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40 Days of Purpose

Purpose In Life

Purpose in Life


(Note: this series was prepared as an accompaniment for the “40 Days of Purpose” campaign. The errors remain those of this author).

Man and Purpose

The World’s View

There are many Christians who will tell you that “at heart, Christianity is basic common sense.” In no area is this statement more false than in examining the purpose of man. The world’s view is based upon the evolutionary viewpoint. Since we cannot allow God any role in our public life (religion is best kept silent, you know) it obviously follows that the creation or evolution of man is simply a biological accident. Accidents cannot have purpose, therefore asking things like “what is the purpose of man”” is to pose a meaningless question. The view (contemporary opinion to the contrary notwithstanding) is an ancient one; Solomon expresses it rather well in Ecclesiastes.

To this modern assertion there are three common reactions:

  • There is the “intellectual” approach. You tell yourself there is nothing you can do about it, and base your life on “unyielding despair.” Life is meaningless; more than that, it could never have a meaning. The result is the bitter cynicism and lack of nobility we see today. If life is meaningless, then there is no right or wrong – just that which is beneficial.
  • There is the do it yourself approach. This covers a wide variety of thoughts; New Age philosophy, bioethics, and any number of self-made religions. One particularly humorous (unintended) example is Scientology. We are all recycled Thetans (another planet); all our problems come from our past lives on this planet. Our mission is to spread Scientology. (The guy who invented this, L. Ron Hubbard, was a science fiction writer. Does it show?)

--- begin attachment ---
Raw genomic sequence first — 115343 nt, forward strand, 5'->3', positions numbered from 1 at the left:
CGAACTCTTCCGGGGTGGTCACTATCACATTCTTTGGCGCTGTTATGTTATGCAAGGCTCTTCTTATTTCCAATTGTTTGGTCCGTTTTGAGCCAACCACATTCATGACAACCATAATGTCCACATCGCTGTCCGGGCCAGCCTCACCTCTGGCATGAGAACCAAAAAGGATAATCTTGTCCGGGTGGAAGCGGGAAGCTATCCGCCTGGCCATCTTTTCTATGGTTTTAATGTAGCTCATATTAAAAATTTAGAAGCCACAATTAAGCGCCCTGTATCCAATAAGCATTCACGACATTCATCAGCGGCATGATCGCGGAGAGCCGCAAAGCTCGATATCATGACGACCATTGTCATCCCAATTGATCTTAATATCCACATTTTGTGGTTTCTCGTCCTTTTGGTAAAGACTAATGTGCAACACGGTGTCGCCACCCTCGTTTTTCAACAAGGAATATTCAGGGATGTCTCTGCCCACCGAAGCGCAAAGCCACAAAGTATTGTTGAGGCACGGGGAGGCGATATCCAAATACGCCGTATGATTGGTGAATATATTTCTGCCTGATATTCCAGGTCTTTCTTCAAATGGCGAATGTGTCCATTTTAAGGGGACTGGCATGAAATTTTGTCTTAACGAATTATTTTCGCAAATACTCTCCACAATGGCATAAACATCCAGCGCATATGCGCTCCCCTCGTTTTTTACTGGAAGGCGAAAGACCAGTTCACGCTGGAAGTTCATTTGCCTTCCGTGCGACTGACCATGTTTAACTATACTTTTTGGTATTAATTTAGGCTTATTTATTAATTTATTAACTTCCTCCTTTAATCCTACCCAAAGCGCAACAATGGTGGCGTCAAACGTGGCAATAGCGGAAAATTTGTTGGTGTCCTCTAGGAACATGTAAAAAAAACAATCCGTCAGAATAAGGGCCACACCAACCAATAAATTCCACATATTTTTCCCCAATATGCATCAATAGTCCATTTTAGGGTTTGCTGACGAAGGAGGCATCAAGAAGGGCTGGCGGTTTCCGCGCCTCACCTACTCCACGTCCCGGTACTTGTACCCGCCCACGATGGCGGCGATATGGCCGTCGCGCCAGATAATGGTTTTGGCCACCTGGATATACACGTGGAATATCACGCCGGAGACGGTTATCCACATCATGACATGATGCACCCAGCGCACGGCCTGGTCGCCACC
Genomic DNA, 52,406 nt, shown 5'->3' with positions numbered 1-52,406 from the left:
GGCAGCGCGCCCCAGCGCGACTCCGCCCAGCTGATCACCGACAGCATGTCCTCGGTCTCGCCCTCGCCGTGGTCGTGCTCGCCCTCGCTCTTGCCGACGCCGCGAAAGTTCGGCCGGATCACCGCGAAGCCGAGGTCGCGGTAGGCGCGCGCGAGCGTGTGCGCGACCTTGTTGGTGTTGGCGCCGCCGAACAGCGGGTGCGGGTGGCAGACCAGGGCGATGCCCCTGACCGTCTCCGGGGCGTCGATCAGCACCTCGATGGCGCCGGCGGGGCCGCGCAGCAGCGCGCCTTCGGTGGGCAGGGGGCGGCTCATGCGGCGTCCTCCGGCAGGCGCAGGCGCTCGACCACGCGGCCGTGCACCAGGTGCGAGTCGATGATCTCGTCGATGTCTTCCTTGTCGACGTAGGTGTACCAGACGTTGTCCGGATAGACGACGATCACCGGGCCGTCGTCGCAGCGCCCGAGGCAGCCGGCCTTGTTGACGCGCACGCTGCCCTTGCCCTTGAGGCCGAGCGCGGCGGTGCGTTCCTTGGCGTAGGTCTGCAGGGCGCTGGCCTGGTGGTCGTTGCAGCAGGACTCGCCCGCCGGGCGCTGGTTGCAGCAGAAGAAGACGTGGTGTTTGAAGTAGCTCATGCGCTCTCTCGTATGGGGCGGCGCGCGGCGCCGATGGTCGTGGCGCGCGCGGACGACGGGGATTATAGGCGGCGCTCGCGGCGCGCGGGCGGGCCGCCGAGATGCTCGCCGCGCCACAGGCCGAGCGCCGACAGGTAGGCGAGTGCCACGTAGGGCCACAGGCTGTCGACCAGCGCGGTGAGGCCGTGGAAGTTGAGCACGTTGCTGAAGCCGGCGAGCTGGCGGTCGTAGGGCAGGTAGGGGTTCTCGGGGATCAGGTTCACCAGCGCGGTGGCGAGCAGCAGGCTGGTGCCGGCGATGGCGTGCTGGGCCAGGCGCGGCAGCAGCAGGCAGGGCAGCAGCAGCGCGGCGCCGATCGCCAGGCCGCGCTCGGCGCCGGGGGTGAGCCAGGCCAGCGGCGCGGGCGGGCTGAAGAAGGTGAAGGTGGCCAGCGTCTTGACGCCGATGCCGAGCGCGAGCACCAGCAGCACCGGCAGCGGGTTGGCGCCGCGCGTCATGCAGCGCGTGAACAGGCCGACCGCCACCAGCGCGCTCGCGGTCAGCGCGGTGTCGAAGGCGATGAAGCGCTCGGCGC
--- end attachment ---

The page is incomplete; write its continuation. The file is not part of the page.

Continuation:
• The third reaction is rather ancient. You check with God on the subject.
God’s POV

It stands for “point of view”. Your creator has indeed made you for a purpose:

  • There is the grand purpose of mankind as a whole – to serve God and enjoy him forever. He is given stewardship of this world – but the aim of God is that we will be in a deep and personal relationship with him.
  • Of course, that purpose applies to all of us. But for each of us, God has devised an individual purpose. We are not to be mass produced identical parts; we are to be (like Him in whose image we were made) a person. And a person has an individual purpose in the kingdom of God.
  • So that we might fulfill that purpose, God is pleased to give us the various gifts of the Holy Spirit. It is by discovering these that we often discover our purpose, just as you discover the purpose of a tool by seeing what it is fitted for.
Forever Eyes

The curious thing, to modern observers, is that the longing for a purpose in life is so strong. They explain it in evolutionary terms; people with a sense of purpose tend to make it to reproductive age more so than those who don’t have such a sense of purpose. There is an older explanation, never disproved. It is simply this: if you have a longing, there exists a satisfaction of that longing. You long for sex; it exists. You long for purpose, it exists too.

But – unlike the biological view – this purpose might not be fulfilled in your lifetime. You are designed to love God and enjoy Him forever – not just for your threescore and ten. That’s a chief difficulty with the New Age methods; they must be accomplished in your lifetime. Or at least look like they can be. But those who see with “forever eyes” see things differently. A solid example is this: the Gothic cathedrals of the Middle Ages often took two or even three lifetimes to complete. By our test today, this could not be a purpose for man. But in the age of Faith, it was more than satisfactory.

The purpose which God gives to man is, like God himself, eternal. Which is fitting to the creature God designed to live forever.

God and your purpose

He has done great things

God did not simply declare that man has a purpose. Nor did he simply write down the purpose of your life. He has taken actions beyond the capability of man so that his purposes for us might be achieved. He sent his Son to die for our sins – and in the process has established the church as his body on Earth. Why?

  • First, so that we might fulfill His purposes! You are too small to have such purposes – but in his great purposes your own purposes will fit quite snugly.